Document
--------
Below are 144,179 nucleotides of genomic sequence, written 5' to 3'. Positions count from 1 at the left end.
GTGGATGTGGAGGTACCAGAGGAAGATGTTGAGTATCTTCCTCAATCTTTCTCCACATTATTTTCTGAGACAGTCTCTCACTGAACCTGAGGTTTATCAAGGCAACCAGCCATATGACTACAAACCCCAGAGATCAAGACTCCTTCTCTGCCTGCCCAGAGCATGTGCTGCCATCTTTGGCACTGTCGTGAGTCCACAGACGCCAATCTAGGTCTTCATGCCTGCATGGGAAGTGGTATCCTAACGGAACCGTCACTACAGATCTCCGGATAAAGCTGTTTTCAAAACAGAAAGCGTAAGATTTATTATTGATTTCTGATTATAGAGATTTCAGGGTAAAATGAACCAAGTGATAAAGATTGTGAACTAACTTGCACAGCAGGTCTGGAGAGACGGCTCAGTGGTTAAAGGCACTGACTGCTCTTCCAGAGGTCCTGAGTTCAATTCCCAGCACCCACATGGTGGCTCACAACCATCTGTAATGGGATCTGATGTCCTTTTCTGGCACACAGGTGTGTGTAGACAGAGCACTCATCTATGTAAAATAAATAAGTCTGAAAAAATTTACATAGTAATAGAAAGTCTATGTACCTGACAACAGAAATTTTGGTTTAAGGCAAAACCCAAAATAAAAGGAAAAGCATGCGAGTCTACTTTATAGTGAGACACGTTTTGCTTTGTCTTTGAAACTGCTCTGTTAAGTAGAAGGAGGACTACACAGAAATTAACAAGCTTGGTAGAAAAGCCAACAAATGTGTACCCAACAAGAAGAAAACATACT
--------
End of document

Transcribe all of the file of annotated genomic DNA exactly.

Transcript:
Below are 144,179 nucleotides of genomic sequence, written 5' to 3'. Positions count from 1 at the left end.
GTGGATGTGGAGGTACCAGAGGAAGATGTTGAGTATCTTCCTCAATCTTTCTCCACATTATTTTCTGAGACAGTCTCTCACTGAACCTGAGGTTTATCAAGGCAACCAGCCATATGACTACAAACCCCAGAGATCAAGACTCCTTCTCTGCCTGCCCAGAGCATGTGCTGCCATCTTTGGCACTGTCGTGAGTCCACAGACGCCAATCTAGGTCTTCATGCCTGCATGGGAAGTGGTATCCTAACGGAACCGTCACTACAGATCTCCGGATAAAGCTGTTTTCAAAACAGAAAGCGTAAGATTTATTATTGATTTCTGATTATAGAGATTTCAGGGTAAAATGAACCAAGTGATAAAGATTGTGAACTAACTTGCACAGCAGGTCTGGAGAGACGGCTCAGTGGTTAAAGGCACTGACTGCTCTTCCAGAGGTCCTGAGTTCAATTCCCAGCACCCACATGGTGGCTCACAACCATCTGTAATGGGATCTGATGTCCTTTTCTGGCACACAGGTGTGTGTAGACAGAGCACTCATCTATGTAAAATAAATAAGTCTGAAAAAATTTACATAGTAATAGAAAGTCTATGTACCTGACAACAGAAATTTTGGTTTAAGGCAAAACCCAAAATAAAAGGAAAAGCATGCGAGTCTACTTTATAGTGAGACACGTTTTGCTTTGTCTTTGAAACTGCTCTGTTAAGTAGAAGGAGGACTACACAGAAATTAACAAGCTTGGTAGAAAAGCCAACAAATGTGTACCCAACAAGAAGAAAACATACT